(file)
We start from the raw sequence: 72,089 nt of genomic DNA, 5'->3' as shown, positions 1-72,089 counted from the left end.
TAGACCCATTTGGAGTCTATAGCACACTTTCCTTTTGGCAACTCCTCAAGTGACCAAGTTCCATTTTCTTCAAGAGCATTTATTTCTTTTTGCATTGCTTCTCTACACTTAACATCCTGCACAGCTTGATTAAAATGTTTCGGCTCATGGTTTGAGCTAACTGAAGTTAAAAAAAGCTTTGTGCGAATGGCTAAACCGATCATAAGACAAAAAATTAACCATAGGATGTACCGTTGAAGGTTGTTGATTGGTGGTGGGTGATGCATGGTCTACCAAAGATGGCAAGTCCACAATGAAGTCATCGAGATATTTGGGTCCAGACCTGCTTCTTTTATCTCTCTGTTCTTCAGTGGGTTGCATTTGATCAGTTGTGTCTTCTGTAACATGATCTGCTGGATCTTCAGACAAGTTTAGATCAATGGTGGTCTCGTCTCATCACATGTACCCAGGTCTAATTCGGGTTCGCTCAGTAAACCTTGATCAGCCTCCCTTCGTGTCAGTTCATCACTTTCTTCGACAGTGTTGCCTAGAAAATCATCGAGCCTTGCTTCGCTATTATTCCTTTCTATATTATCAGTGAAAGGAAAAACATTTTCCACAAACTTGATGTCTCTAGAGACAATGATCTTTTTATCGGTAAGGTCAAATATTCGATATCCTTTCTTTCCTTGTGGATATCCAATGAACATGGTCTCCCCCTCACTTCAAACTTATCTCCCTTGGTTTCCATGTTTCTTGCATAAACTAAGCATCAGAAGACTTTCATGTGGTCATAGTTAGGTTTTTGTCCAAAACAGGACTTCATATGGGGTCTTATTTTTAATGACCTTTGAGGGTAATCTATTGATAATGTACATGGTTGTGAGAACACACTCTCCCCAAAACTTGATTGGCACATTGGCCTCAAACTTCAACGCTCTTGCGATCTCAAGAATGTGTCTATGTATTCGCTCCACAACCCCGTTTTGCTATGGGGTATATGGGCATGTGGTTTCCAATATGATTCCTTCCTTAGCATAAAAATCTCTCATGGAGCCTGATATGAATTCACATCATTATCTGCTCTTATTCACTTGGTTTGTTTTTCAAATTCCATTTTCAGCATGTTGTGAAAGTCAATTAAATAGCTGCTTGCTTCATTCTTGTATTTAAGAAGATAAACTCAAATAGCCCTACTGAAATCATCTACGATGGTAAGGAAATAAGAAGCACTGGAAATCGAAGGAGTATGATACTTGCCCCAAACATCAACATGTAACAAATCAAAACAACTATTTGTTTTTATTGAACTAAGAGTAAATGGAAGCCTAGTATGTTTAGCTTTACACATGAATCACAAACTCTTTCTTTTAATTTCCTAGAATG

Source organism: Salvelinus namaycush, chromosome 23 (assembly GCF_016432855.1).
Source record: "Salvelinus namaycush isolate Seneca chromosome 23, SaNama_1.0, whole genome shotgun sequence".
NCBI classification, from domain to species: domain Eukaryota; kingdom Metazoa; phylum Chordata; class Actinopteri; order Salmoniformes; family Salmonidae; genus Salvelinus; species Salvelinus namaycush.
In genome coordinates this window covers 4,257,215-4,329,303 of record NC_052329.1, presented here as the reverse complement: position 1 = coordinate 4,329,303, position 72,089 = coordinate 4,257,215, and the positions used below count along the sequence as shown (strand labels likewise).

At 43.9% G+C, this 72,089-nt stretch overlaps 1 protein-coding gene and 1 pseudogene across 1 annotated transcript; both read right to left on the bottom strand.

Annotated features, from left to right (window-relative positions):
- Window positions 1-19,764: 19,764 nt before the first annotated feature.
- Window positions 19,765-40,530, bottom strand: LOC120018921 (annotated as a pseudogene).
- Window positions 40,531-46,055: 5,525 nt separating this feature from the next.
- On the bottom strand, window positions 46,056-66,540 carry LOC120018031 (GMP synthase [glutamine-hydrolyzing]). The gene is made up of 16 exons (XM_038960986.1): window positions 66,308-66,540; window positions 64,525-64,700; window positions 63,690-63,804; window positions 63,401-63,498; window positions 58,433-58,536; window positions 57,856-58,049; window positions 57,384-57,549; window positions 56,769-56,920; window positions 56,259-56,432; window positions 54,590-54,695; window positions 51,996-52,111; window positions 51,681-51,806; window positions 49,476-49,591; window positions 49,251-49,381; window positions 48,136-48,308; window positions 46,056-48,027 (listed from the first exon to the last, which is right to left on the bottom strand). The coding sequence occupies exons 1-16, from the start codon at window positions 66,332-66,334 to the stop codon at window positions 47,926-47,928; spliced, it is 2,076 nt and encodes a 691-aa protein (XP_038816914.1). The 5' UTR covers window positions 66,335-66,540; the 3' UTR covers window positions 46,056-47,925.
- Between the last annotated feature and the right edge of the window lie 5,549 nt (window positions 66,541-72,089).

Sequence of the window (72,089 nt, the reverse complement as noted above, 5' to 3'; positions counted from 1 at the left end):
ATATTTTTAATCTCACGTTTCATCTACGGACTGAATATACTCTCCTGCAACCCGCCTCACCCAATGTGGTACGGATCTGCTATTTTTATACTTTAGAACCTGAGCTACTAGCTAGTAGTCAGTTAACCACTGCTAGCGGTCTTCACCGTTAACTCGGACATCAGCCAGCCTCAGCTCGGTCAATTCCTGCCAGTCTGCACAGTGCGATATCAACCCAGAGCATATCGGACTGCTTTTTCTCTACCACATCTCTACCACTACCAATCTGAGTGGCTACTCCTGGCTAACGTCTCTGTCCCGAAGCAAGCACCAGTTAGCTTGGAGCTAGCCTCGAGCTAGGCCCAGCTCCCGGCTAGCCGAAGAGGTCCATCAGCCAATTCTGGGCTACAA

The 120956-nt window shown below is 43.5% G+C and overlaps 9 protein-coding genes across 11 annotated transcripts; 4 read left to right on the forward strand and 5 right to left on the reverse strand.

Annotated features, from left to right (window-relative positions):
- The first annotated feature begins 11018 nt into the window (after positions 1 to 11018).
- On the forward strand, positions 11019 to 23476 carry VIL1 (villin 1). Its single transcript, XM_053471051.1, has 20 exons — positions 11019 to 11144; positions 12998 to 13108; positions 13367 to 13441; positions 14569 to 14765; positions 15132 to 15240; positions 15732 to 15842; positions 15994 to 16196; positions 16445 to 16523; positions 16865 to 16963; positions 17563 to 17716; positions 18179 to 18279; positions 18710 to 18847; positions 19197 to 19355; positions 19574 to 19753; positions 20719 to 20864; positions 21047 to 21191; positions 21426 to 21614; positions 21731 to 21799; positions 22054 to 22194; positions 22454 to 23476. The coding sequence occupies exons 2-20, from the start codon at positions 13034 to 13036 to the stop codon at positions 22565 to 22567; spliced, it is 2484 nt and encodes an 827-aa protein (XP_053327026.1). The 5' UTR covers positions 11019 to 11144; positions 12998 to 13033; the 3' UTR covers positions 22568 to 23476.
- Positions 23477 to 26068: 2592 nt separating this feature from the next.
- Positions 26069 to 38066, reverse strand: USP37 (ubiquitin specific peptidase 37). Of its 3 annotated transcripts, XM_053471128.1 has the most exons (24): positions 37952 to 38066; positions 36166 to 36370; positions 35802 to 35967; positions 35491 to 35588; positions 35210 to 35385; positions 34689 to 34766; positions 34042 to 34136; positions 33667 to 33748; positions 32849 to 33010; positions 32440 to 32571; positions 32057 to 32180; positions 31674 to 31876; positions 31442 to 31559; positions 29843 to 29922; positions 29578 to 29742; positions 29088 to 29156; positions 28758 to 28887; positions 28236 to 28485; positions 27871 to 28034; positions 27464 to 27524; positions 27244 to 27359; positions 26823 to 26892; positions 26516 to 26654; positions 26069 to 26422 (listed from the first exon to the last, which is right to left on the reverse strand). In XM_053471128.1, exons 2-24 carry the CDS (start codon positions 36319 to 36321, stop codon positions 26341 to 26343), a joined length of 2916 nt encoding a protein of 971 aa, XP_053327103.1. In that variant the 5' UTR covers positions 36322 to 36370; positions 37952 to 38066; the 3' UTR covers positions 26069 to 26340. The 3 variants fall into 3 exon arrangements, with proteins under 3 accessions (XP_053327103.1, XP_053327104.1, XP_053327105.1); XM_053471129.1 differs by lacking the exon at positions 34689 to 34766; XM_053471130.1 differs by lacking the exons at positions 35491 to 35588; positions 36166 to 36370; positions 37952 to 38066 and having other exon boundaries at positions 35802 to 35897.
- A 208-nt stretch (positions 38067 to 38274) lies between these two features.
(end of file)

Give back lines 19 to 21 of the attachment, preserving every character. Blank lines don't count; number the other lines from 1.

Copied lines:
- On the forward strand, positions 11019 to 23476 carry VIL1 (villin 1). Its single transcript, XM_053471051.1, has 20 exons — positions 11019 to 11144; positions 12998 to 13108; positions 13367 to 13441; positions 14569 to 14765; positions 15132 to 15240; positions 15732 to 15842; positions 15994 to 16196; positions 16445 to 16523; positions 16865 to 16963; positions 17563 to 17716; positions 18179 to 18279; positions 18710 to 18847; positions 19197 to 19355; positions 19574 to 19753; positions 20719 to 20864; positions 21047 to 21191; positions 21426 to 21614; positions 21731 to 21799; positions 22054 to 22194; positions 22454 to 23476. The coding sequence occupies exons 2-20, from the start codon at positions 13034 to 13036 to the stop codon at positions 22565 to 22567; spliced, it is 2484 nt and encodes an 827-aa protein (XP_053327026.1). The 5' UTR covers positions 11019 to 11144; positions 12998 to 13033; the 3' UTR covers positions 22568 to 23476.
- Positions 23477 to 26068: 2592 nt separating this feature from the next.
- Positions 26069 to 38066, reverse strand: USP37 (ubiquitin specific peptidase 37). Of its 3 annotated transcripts, XM_053471128.1 has the most exons (24): positions 37952 to 38066; positions 36166 to 36370; positions 35802 to 35967; positions 35491 to 35588; positions 35210 to 35385; positions 34689 to 34766; positions 34042 to 34136; positions 33667 to 33748; positions 32849 to 33010; positions 32440 to 32571; positions 32057 to 32180; positions 31674 to 31876; positions 31442 to 31559; positions 29843 to 29922; positions 29578 to 29742; positions 29088 to 29156; positions 28758 to 28887; positions 28236 to 28485; positions 27871 to 28034; positions 27464 to 27524; positions 27244 to 27359; positions 26823 to 26892; positions 26516 to 26654; positions 26069 to 26422 (listed from the first exon to the last, which is right to left on the reverse strand). In XM_053471128.1, exons 2-24 carry the CDS (start codon positions 36319 to 36321, stop codon positions 26341 to 26343), a joined length of 2916 nt encoding a protein of 971 aa, XP_053327103.1. In that variant the 5' UTR covers positions 36322 to 36370; positions 37952 to 38066; the 3' UTR covers positions 26069 to 26340. The 3 variants fall into 3 exon arrangements, with proteins under 3 accessions (XP_053327103.1, XP_053327104.1, XP_053327105.1); XM_053471129.1 differs by lacking the exon at positions 34689 to 34766; XM_053471130.1 differs by lacking the exons at positions 35491 to 35588; positions 36166 to 36370; positions 37952 to 38066 and having other exon boundaries at positions 35802 to 35897.